Newton weather forecast shows dangerous cold, snow

Newton weather forecast showing snow
Newton weather projections are for 4-7 inches of snow according to the NWS. Provided graphic.

Get caught unprepared in the winter weather expected in Newton and Harvey County, and you could end up cold permanently.

The National Weather Service forecasts 4 to 7 inches of snow will fall Sunday and Monday and wind gusts will be between 15 and 20 miles per hour with the storm. Travel will be difficult, but that’s not the worst part of the winter weather expected in Newton and Harvey County.

“It’s the cold weather that’s going to make it dangerous more than the snow,” NWS Meteorologist Eric Metzger said. “It has the potential to take life during a short period of the time.”

His office has forecasted sub-zero temperatures the next four days with wind chills at times between -15 and -30 degrees.

“Once you get around zero degrees, the wind chill drops to -30 or -40 with the wind at 15 miles an hour,” he said. “Frostbite in minutes becomes a real risk.”

Metzger said it only takes 20 to 30 minutes for such winter weather to kill a person without adequate protection.

“If your car breaks down or have an accident and you’re out without a heavy coat, you’re in trouble in a huge hurry,” he said.

Metzger stressed that people need to avoid going outside if they can. If they must travel, even a few miles, they need to have an emergency kit in their car.

That means a heavy coat, gloves, other warm clothes and/or blankets.

For Saturday, he said the office expects a high of 9 degrees and a low of zero for Newton.

National weather service forecast tips. Newton weather
The National Weather Service provided some bullet points on what people need to know about the coming storm.

Sunday  will get up to a balmy 3 degrees before the temperature plunges that evening to -8 degrees on Monday morning.

Snow will fall during that time period. Metzger said, at such cold temperatures, small variations in moisture can result in wide ranges of snowfall. He explained that’s why people were seeing such a broad variation in snowfall forecasts from various sources.

Metzger said, in cold weather, it takes very little moisture at cold temperatures to produce large accumulations of snow. Right now, the National Weather Service is projecting between 4 and 7 inches for Harvey County. Metzger said he’d be more confident in projections.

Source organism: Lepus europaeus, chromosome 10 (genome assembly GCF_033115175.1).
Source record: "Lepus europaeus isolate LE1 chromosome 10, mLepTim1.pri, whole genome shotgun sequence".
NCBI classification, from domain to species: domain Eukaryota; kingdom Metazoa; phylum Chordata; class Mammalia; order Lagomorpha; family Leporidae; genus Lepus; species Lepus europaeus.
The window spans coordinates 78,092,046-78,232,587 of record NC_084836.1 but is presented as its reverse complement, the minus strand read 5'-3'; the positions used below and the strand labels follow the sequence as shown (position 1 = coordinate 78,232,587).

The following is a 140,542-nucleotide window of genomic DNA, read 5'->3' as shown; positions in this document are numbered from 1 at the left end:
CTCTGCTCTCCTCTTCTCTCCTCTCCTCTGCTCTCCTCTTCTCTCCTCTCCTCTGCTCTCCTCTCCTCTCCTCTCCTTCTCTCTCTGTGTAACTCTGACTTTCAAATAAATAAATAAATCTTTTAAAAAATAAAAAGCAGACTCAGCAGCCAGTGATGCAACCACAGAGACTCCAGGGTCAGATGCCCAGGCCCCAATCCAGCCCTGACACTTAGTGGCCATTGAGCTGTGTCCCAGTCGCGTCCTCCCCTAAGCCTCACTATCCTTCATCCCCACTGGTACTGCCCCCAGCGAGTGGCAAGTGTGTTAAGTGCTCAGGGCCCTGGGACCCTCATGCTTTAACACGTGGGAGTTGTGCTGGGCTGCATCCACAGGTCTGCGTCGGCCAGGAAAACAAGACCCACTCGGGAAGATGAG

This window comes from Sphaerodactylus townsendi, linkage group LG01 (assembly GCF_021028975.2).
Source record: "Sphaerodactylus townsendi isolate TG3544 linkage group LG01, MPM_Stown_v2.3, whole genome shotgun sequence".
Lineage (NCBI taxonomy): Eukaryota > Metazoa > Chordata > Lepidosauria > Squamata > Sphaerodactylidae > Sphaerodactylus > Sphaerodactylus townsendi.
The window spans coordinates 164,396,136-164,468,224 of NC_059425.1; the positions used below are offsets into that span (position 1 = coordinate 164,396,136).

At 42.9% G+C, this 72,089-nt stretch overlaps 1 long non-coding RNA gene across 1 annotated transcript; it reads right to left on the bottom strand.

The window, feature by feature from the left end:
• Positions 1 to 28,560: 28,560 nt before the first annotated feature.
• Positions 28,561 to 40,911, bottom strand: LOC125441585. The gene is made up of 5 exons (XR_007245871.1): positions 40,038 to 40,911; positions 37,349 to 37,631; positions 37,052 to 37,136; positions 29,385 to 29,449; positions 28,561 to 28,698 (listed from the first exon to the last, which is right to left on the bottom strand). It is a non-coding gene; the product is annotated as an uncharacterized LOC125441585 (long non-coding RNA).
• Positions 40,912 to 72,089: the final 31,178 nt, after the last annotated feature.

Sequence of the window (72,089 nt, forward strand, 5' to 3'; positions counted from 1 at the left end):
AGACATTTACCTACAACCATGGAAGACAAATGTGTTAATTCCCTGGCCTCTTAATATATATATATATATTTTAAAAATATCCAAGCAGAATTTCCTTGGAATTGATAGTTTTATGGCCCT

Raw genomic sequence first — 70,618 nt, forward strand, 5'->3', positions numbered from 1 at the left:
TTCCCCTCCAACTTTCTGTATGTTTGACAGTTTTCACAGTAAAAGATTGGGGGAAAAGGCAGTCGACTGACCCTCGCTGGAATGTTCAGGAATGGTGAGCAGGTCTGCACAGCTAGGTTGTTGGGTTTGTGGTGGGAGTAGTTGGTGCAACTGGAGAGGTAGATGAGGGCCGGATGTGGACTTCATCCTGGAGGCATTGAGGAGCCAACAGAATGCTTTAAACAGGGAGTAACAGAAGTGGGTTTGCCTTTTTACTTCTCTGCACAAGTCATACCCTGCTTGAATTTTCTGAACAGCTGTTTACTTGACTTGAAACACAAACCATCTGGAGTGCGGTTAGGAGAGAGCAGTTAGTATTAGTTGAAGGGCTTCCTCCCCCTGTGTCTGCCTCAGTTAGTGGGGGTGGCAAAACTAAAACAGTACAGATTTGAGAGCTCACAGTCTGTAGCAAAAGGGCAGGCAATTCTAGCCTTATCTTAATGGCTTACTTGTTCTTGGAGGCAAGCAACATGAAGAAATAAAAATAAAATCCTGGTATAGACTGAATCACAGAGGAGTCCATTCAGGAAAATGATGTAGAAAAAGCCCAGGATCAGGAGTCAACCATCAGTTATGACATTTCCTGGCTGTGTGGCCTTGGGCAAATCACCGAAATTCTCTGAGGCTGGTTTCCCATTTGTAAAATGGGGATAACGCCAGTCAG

As for where the cold weather ranks in history, Metzger said the NWS expects a number of record lows to fall in Kansas, some as old as 75 years.

“This is historically the coldest week of the winter for the area,” he said. “Today is the anniversary of Wichita’s all-time record of -22 that occurred in 1899.”

Even in our historically coldest week, we’re far below normal temperatures. The average high for this time of year is 48 degrees.

“We’re going to be pushing 50 degrees below normal,” he said of the Monday weather forecast for Newton.

He said now the NWS is not expecting the area to climb above freezing until Friday.

The expected continued cold prompted the Harvey County Sheriff’s Office to put out a list of tips for motorists in the area. Tips are below:

PREPARE AHEAD OF TIME: Check to make sure you have good tire pressure. Have plenty of gas in the tank. Make sure you have windshield washer fluid and good wiper blades. Have emergency supplies in your vehicle just in case–blanket, flashlight, batteries, phone charger. Check the forecast, and allow yourself the appropriate amount of time to slowly but surely get to and from your destination.
BEFORE YOU LEAVE: Clean your vehicle windows and mirrors (and yes, ALL of the windows, not just a couple scratches you think you can peek through). While it’s nice to start your car to let it warm up and go back inside, we don’t recommend leaving your car running unattended. And of course, buckle up!
ON THE ROAD: Drive for the road conditions. Speeding–or even just going faster than the conditions allow for–causes the majority of the accidents we see during winter weather. Not everything can be prevented, but do what you can to reduce your chances. Provide plenty of space between you and the car in front of you.
AVOID IT ALL TOGETHER: We know it’s not always an option, but if you don’t need to go anywhere, it’s best just to stay home and out of the cold.
By Adam Strunk 
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